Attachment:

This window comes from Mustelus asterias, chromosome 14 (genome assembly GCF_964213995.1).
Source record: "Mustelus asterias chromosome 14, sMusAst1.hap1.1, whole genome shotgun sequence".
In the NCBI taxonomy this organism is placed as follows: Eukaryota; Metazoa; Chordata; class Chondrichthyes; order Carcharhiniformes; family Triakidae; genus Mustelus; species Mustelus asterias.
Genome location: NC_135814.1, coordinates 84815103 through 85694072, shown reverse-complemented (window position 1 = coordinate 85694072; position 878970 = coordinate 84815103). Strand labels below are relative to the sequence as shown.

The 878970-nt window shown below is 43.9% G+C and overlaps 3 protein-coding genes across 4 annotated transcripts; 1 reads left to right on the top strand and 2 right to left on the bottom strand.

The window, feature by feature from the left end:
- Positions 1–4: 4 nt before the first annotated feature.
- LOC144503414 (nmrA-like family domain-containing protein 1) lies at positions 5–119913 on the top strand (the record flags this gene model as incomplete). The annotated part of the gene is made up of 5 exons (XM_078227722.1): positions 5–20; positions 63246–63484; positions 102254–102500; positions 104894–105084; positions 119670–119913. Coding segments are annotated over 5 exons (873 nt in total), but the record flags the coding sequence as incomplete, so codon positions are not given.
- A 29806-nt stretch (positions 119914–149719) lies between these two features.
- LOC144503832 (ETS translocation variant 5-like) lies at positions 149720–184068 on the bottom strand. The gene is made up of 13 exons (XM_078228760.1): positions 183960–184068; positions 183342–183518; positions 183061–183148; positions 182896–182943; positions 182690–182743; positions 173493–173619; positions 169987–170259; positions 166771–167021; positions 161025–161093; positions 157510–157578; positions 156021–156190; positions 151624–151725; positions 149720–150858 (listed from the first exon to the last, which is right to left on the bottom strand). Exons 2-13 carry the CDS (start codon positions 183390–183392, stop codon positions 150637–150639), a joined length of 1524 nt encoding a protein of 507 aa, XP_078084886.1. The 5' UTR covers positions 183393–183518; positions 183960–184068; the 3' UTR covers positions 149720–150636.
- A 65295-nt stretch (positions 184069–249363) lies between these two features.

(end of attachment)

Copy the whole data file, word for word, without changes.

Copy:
This window comes from Mustelus asterias, chromosome 14 (genome assembly GCF_964213995.1).
Source record: "Mustelus asterias chromosome 14, sMusAst1.hap1.1, whole genome shotgun sequence".
In the NCBI taxonomy this organism is placed as follows: Eukaryota; Metazoa; Chordata; class Chondrichthyes; order Carcharhiniformes; family Triakidae; genus Mustelus; species Mustelus asterias.
Genome location: NC_135814.1, coordinates 84815103 through 85694072, shown reverse-complemented (window position 1 = coordinate 85694072; position 878970 = coordinate 84815103). Strand labels below are relative to the sequence as shown.

The 878970-nt window shown below is 43.9% G+C and overlaps 3 protein-coding genes across 4 annotated transcripts; 1 reads left to right on the top strand and 2 right to left on the bottom strand.

The window, feature by feature from the left end:
- Positions 1–4: 4 nt before the first annotated feature.
- LOC144503414 (nmrA-like family domain-containing protein 1) lies at positions 5–119913 on the top strand (the record flags this gene model as incomplete). The annotated part of the gene is made up of 5 exons (XM_078227722.1): positions 5–20; positions 63246–63484; positions 102254–102500; positions 104894–105084; positions 119670–119913. Coding segments are annotated over 5 exons (873 nt in total), but the record flags the coding sequence as incomplete, so codon positions are not given.
- A 29806-nt stretch (positions 119914–149719) lies between these two features.
- LOC144503832 (ETS translocation variant 5-like) lies at positions 149720–184068 on the bottom strand. The gene is made up of 13 exons (XM_078228760.1): positions 183960–184068; positions 183342–183518; positions 183061–183148; positions 182896–182943; positions 182690–182743; positions 173493–173619; positions 169987–170259; positions 166771–167021; positions 161025–161093; positions 157510–157578; positions 156021–156190; positions 151624–151725; positions 149720–150858 (listed from the first exon to the last, which is right to left on the bottom strand). Exons 2-13 carry the CDS (start codon positions 183390–183392, stop codon positions 150637–150639), a joined length of 1524 nt encoding a protein of 507 aa, XP_078084886.1. The 5' UTR covers positions 183393–183518; positions 183960–184068; the 3' UTR covers positions 149720–150636.
- A 65295-nt stretch (positions 184069–249363) lies between these two features.